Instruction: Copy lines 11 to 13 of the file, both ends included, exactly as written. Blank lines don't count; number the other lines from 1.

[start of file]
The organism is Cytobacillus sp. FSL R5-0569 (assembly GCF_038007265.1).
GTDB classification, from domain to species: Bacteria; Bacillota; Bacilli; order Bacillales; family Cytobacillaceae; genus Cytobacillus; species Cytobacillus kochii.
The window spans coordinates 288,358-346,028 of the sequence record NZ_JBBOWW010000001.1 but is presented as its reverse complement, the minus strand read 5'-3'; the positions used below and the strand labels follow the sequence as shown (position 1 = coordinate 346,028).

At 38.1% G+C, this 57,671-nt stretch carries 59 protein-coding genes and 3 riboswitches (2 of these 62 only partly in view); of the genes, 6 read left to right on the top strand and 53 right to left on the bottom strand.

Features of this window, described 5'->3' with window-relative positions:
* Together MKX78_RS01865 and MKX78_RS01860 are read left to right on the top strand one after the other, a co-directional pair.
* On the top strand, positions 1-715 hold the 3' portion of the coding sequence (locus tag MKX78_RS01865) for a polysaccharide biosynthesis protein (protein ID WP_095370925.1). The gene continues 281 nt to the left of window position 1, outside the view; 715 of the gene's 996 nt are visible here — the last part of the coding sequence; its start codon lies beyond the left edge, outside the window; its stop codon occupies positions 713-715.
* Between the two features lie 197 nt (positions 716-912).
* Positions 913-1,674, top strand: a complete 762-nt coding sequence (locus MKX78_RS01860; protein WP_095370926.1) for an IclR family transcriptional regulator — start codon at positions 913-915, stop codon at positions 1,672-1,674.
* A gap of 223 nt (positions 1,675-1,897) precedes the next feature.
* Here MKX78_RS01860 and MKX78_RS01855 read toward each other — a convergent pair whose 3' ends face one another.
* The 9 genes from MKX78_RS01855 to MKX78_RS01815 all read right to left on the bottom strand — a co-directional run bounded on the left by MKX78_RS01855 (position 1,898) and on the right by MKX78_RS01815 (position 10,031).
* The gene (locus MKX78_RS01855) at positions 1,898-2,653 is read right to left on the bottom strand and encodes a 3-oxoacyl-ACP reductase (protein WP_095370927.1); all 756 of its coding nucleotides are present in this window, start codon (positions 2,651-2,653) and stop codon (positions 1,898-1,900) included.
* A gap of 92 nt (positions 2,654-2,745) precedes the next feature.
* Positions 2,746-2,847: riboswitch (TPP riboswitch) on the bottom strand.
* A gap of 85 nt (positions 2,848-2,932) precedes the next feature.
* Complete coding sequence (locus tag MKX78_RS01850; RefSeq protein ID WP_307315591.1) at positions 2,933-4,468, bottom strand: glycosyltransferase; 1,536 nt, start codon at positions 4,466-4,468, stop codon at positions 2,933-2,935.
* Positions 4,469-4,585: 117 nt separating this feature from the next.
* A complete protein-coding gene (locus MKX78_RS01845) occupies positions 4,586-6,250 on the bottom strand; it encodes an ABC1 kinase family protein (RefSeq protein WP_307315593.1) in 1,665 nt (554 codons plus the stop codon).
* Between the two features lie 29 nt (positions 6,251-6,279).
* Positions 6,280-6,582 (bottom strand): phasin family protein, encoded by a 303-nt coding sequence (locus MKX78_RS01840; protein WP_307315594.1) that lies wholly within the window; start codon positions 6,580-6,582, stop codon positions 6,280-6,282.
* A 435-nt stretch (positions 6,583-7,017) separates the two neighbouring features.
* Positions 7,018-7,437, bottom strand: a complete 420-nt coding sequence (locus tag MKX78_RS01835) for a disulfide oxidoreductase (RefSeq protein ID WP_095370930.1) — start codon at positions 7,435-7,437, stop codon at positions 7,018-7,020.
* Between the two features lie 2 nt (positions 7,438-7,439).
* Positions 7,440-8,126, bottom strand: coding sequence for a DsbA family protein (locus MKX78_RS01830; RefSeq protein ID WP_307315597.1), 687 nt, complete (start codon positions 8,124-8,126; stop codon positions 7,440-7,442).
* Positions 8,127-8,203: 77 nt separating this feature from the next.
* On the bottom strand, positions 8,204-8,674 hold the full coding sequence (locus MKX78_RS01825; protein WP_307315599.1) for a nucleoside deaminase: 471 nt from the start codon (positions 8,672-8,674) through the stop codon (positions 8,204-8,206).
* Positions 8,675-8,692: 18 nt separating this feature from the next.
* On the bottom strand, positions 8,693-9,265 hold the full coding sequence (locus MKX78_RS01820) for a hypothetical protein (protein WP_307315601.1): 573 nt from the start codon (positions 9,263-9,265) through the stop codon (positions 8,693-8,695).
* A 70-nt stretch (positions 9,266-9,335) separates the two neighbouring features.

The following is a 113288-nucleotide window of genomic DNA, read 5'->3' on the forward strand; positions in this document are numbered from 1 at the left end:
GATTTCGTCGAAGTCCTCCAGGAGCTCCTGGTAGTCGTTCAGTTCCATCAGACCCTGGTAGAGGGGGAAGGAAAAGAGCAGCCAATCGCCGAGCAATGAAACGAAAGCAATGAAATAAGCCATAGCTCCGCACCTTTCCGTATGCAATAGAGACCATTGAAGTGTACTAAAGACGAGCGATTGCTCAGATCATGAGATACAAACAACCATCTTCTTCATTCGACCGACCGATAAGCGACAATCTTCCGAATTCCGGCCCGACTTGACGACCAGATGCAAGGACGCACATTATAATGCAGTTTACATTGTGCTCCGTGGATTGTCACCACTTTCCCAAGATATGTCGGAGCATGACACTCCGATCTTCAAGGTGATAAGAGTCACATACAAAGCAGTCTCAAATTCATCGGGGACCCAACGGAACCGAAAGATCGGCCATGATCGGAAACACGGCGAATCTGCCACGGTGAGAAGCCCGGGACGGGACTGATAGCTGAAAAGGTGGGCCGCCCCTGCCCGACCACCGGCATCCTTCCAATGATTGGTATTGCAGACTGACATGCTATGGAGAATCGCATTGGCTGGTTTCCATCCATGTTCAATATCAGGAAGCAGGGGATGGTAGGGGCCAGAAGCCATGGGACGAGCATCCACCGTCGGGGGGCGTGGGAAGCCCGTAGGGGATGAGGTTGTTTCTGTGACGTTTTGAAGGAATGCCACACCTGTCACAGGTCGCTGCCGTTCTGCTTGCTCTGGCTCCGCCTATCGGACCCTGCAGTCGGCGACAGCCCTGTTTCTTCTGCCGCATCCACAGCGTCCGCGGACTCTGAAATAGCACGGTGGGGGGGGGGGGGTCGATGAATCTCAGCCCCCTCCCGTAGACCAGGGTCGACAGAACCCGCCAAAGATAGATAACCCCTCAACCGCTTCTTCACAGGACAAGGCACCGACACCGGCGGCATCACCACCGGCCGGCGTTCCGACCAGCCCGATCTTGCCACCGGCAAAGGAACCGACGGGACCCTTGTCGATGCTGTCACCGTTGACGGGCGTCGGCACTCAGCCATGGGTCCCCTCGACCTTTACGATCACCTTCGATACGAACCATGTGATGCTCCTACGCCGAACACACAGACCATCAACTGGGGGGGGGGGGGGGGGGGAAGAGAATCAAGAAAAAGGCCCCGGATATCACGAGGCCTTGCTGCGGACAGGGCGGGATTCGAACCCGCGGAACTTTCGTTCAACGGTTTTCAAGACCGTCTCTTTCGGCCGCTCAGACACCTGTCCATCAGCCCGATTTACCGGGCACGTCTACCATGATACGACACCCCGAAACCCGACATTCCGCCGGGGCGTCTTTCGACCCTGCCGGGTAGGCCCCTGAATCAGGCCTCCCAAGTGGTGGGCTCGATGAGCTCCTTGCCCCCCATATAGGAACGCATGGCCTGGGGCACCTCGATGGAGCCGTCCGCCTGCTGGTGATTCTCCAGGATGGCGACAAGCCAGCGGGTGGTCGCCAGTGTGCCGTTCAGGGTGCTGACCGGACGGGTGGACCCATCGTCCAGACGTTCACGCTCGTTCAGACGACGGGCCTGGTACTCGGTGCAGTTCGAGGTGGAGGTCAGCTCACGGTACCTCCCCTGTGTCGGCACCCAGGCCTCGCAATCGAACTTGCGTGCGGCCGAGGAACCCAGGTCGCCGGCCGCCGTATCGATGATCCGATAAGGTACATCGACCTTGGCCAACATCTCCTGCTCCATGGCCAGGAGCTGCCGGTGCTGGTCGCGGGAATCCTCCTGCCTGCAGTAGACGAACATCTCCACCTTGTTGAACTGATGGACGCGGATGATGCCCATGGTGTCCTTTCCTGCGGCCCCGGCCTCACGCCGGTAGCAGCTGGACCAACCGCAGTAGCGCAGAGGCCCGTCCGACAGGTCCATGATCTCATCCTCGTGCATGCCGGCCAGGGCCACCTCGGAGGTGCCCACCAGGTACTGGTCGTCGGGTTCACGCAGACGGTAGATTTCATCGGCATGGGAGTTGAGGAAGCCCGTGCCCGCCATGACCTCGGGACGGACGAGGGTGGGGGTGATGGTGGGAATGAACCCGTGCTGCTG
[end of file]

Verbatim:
* Here MKX78_RS01860 and MKX78_RS01855 read toward each other — a convergent pair whose 3' ends face one another.
* The 9 genes from MKX78_RS01855 to MKX78_RS01815 all read right to left on the bottom strand — a co-directional run bounded on the left by MKX78_RS01855 (position 1,898) and on the right by MKX78_RS01815 (position 10,031).
* The gene (locus MKX78_RS01855) at positions 1,898-2,653 is read right to left on the bottom strand and encodes a 3-oxoacyl-ACP reductase (protein WP_095370927.1); all 756 of its coding nucleotides are present in this window, start codon (positions 2,651-2,653) and stop codon (positions 1,898-1,900) included.